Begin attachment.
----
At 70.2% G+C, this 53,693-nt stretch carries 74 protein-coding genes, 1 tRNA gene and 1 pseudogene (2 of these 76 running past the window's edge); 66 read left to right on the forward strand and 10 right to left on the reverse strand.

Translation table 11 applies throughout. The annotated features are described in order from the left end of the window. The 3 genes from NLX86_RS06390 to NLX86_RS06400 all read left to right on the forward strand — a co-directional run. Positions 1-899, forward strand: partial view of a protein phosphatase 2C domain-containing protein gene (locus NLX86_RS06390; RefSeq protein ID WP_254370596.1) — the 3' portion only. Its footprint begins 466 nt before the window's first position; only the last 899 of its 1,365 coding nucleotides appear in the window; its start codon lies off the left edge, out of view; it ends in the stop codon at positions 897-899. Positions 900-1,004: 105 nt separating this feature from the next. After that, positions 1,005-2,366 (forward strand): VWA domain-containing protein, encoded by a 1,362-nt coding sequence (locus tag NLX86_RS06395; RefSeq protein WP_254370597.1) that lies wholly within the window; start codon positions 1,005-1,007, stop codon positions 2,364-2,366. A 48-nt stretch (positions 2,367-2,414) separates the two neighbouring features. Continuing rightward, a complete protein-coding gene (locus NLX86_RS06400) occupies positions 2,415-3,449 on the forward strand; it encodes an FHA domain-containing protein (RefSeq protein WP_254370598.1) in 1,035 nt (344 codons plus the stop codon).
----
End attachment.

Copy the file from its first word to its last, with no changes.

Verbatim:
At 70.2% G+C, this 53,693-nt stretch carries 74 protein-coding genes, 1 tRNA gene and 1 pseudogene (2 of these 76 running past the window's edge); 66 read left to right on the forward strand and 10 right to left on the reverse strand.

Translation table 11 applies throughout. The annotated features are described in order from the left end of the window. The 3 genes from NLX86_RS06390 to NLX86_RS06400 all read left to right on the forward strand — a co-directional run. Positions 1-899, forward strand: partial view of a protein phosphatase 2C domain-containing protein gene (locus NLX86_RS06390; RefSeq protein ID WP_254370596.1) — the 3' portion only. Its footprint begins 466 nt before the window's first position; only the last 899 of its 1,365 coding nucleotides appear in the window; its start codon lies off the left edge, out of view; it ends in the stop codon at positions 897-899. Positions 900-1,004: 105 nt separating this feature from the next. After that, positions 1,005-2,366 (forward strand): VWA domain-containing protein, encoded by a 1,362-nt coding sequence (locus tag NLX86_RS06395; RefSeq protein WP_254370597.1) that lies wholly within the window; start codon positions 1,005-1,007, stop codon positions 2,364-2,366. A 48-nt stretch (positions 2,367-2,414) separates the two neighbouring features. Continuing rightward, a complete protein-coding gene (locus NLX86_RS06400) occupies positions 2,415-3,449 on the forward strand; it encodes an FHA domain-containing protein (RefSeq protein WP_254370598.1) in 1,035 nt (344 codons plus the stop codon).